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WILLIAMSTOWN, Mass., June 16, 2010 — A large group of scientists, including Jay Pasachoff, Bryce Babcock, and Steven Souza at Williams College, reveal the character of one of the most distant objects in the solar system in a scientific paper to appear in the June 17 issue of the journal Nature. In observing the object named 2002 TX300 October 9, 2009, as it passed in front of a distant star, they could tell what its surface is like and its size.
For several years, Pasachoff, Babcock, and Souza have worked with James Elliot and Michael Person of MIT and Amanda Gulbis of the South African Astronomical Observatory in studying Pluto. With careful measurements of a star’s brightness as Pluto hides or occults it, they have shown that Pluto’s atmosphere was slightly warming or expanding. A main goal is to find out how its atmosphere is now changing, especially with a NASA spacecraft to Pluto en route.
After successful observations of Pluto and its largest moon, Charon, the MIT-Williams team expanded its horizons. Measurements by others of the orbits of several objects discovered beyond Neptune and Pluto had revealed that the object 2002 TX300 was to pass in front of a star; the stars are all so far away that the shadow of the object in starlight on the Earth is the same diameter as that of the object itself. Since predictions of the shadow path had uncertainties of perhaps thousands of miles, the MIT-Williams team set up a network of 21 telescopes from as far north as the western United States mainland and as far south as Mt. John in New Zealand.
On October 9, three important measurements were made with telescopes operated or arranged by Pasachoff, Babcock, and Souza, aided by Williams student Katie DuPré ’10, who joined Babcock on the Hawaiian island of Oahu.
The best observations came from a telescope of two meters diameter of the Las Cumbres Observatory Global Telescope Network located at an altitude of 10,000 feet at Haleakala Crater on Maui, Hawaii. Pasachoff coordinated these observations with Wayne Rosing and his colleagues there. The Nature article includes a graph of these observations along with those from the Big Island of Hawaii and from Oahu. The team’s success satisfies a long-term goal of Elliot, who used the occultation method to discover the rings of Uranus decades ago and continues to champion the method.
After analysis by Elliot, Person, and colleagues at MIT, the conclusion was clear: 2002 TX300 (also known as 55636 in the numbering scheme of asteroids and other small bodies in the solar system) was much smaller than had first been thought. Its radius is about 89 miles, with an uncertainty of only three miles (143 kilometers with an uncertainty of only five kilometers). Since it is so small, it must be reflective and covered with ice to appear as bright as it does.
The joint article in Nature, with 41 coauthors that included the observers from all the telescopes, is titled “An Old World with a Fresh Surface.”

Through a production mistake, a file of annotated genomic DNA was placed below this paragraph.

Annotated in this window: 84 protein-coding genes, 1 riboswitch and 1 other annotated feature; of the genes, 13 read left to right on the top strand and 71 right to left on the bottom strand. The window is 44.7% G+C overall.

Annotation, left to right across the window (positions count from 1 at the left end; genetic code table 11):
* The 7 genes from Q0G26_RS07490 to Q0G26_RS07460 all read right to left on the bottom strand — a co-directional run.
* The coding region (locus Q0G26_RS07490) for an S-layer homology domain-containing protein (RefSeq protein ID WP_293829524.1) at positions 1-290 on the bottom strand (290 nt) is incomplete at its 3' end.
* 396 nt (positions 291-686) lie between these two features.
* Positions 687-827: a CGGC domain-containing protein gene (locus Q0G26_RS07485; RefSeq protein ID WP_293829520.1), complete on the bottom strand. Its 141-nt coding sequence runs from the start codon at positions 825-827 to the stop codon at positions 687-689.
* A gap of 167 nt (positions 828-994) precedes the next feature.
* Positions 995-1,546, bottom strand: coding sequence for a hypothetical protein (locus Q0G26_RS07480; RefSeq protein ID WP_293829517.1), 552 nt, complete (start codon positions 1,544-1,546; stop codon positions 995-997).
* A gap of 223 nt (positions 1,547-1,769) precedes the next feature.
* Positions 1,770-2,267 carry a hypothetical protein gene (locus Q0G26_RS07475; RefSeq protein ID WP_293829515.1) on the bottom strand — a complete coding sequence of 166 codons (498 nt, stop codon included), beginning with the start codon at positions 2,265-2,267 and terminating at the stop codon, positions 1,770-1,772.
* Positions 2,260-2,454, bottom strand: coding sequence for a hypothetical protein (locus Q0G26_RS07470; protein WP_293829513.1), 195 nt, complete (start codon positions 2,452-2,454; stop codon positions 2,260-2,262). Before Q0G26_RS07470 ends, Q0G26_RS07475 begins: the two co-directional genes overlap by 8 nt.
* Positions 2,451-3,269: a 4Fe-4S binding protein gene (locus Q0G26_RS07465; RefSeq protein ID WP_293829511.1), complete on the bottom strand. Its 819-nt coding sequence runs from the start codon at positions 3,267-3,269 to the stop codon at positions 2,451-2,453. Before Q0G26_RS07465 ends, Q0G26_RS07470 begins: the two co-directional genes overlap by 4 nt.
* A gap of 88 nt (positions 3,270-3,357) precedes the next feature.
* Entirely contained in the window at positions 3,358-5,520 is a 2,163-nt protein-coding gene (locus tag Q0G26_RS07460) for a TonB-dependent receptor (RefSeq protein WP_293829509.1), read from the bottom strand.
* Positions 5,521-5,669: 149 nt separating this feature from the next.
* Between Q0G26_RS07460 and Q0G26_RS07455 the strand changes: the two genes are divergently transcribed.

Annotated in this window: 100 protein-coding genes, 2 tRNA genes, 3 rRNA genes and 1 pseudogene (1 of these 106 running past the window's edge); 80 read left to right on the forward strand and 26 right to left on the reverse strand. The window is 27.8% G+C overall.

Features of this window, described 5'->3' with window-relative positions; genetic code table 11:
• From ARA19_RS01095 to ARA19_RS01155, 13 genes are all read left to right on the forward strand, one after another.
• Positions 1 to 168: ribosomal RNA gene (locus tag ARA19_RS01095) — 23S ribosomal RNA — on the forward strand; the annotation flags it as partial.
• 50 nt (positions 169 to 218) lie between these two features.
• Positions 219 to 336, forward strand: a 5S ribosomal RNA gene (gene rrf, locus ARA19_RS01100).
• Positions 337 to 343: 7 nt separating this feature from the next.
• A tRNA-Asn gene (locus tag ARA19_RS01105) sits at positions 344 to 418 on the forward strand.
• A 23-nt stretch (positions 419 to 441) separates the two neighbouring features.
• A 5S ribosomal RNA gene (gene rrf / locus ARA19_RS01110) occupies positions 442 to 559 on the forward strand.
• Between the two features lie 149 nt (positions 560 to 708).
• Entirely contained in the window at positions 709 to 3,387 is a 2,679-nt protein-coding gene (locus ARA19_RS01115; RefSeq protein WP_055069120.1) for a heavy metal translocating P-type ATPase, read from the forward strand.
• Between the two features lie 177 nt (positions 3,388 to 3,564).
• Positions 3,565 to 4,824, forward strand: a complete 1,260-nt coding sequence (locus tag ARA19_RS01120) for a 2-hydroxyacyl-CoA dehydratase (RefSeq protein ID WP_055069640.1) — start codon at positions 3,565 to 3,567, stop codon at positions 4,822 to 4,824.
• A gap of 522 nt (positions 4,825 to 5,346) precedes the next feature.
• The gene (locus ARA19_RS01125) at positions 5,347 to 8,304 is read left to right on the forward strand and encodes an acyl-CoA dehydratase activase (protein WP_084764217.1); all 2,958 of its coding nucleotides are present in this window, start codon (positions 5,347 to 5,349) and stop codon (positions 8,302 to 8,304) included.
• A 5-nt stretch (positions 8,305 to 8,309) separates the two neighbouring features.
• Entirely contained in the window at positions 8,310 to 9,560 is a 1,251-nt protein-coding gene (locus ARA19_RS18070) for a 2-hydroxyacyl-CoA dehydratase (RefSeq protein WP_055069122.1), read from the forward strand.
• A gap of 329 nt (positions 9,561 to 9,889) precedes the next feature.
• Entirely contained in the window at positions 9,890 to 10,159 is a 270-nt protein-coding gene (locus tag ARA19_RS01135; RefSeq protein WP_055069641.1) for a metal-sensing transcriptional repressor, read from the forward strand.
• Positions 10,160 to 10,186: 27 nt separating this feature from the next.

The calculations show that 2002 TX300 is the shiniest object known in the solar system, reflecting 88 percent of the sunlight that hits it.
The measurement confirms that it is one of several fragments knocked off Haumea – one of the three known dwarf planets beyond Pluto – by a collision. (Pasachoff worked during 2008-09 on sabbatical at the California Institute of Technology with Michael Brown, the discoverer of Haumea and many of the other objects in that realm, in trying to use similar techniques to study Haumea and one of its moons as they occulted each other.)
The Nature article describes other calculations that show that the collision that split Haumea occurred about a billion years ago. That age raises the question as to how such a young, icy surface arose on such an old object.
Some of the observations meant to study 2002 TX300 used a camera system, designed in a collaboration of Babcock and Souza with MIT colleagues, known as POETS, for Portable Occultation, Eclipse, and Transit System. A grant from NASA provided three POETS each for Williams and MIT. The recent observations were supported by a grant to Williams from NASA’s Planetary Astronomy Division.
Williams College is consistently ranked one of the nation’s top liberal arts colleges. Its Hopkins Observatory is the oldest extant astronomical observatory in the United States. The college’s 2,000 students are taught by a faculty noted for the quality of their undergraduate teaching. The achievement of academic goals includes active participation of students with faculty in research. Admission decisions are made regardless of a student’s financial ability, and the college provides grants and other assistance to meet the demonstrated needs of all who are admitted. Founded in 1793, it is the second oldest institution of higher learning in Massachusetts. The college is located in Williamstown, Mass. To visit the college on the Internet: http://www.williams.edu